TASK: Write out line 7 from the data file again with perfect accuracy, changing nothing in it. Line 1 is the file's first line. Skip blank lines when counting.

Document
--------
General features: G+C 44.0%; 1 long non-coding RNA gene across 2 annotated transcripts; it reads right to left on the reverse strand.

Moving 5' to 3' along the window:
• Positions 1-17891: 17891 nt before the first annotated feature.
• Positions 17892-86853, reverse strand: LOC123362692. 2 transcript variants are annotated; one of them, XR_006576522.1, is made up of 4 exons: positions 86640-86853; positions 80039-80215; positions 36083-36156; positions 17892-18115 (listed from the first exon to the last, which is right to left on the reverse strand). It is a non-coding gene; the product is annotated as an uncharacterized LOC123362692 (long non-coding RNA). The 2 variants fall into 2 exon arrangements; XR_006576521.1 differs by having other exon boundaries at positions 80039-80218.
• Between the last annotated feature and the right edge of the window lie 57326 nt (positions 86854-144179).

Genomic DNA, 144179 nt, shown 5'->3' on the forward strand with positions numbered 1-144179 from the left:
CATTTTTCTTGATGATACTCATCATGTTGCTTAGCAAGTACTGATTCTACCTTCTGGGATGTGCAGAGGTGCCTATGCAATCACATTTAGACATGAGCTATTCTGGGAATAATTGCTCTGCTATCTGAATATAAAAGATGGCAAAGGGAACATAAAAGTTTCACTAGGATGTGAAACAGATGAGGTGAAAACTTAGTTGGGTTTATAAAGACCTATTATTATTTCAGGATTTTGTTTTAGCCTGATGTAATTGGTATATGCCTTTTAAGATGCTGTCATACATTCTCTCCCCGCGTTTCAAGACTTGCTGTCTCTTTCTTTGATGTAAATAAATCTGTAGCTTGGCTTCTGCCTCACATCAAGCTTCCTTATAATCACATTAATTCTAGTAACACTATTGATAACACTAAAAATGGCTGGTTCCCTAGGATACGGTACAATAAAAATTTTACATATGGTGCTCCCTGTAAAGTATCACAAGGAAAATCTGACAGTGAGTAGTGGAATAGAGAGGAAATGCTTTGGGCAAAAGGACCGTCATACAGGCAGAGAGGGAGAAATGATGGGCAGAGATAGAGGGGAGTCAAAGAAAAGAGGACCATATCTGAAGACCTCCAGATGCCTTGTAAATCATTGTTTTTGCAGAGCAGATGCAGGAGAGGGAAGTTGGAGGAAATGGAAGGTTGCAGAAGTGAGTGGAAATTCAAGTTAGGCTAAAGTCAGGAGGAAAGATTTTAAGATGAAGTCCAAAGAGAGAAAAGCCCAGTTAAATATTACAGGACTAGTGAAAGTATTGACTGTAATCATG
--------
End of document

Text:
CATTTTTCTTGATGATACTCATCATGTTGCTTAGCAAGTACTGATTCTACCTTCTGGGATGTGCAGAGGTGCCTATGCAATCACATTTAGACATGAGCTATTCTGGGAATAATTGCTCTGCTATCTGAATATAAAAGATGGCAAAGGGAACATAAAAGTTTCACTAGGATGTGAAACAGATGAGGTGAAAACTTAGTTGGGTTTATAAAGACCTATTATTATTTCAGGATTTTGTTTTAGCCTGATGTAATTGGTATATGCCTTTTAAGATGCTGTCATACATTCTCTCCCCGCGTTTCAAGACTTGCTGTCTCTTTCTTTGATGTAAATAAATCTGTAGCTTGGCTTCTGCCTCACATCAAGCTTCCTTATAATCACATTAATTCTAGTAACACTATTGATAACACTAAAAATGGCTGGTTCCCTAGGATACGGTACAATAAAAATTTTACATATGGTGCTCCCTGTAAAGTATCACAAGGAAAATCTGACAGTGAGTAGTGGAATAGAGAGGAAATGCTTTGGGCAAAAGGACCGTCATACAGGCAGAGAGGGAGAAATGATGGGCAGAGATAGAGGGGAGTCAAAGAAAAGAGGACCATATCTGAAGACCTCCAGATGCCTTGTAAATCATTGTTTTTGCAGAGCAGATGCAGGAGAGGGAAGTTGGAGGAAATGGAAGGTTGCAGAAGTGAGTGGAAATTCAAGTTAGGCTAAAGTCAGGAGGAAAGATTTTAAGATGAAGTCCAAAGAGAGAAAAGCCCAGTTAAATATTACAGGACTAGTGAAAGTATTGACTGTAATCATG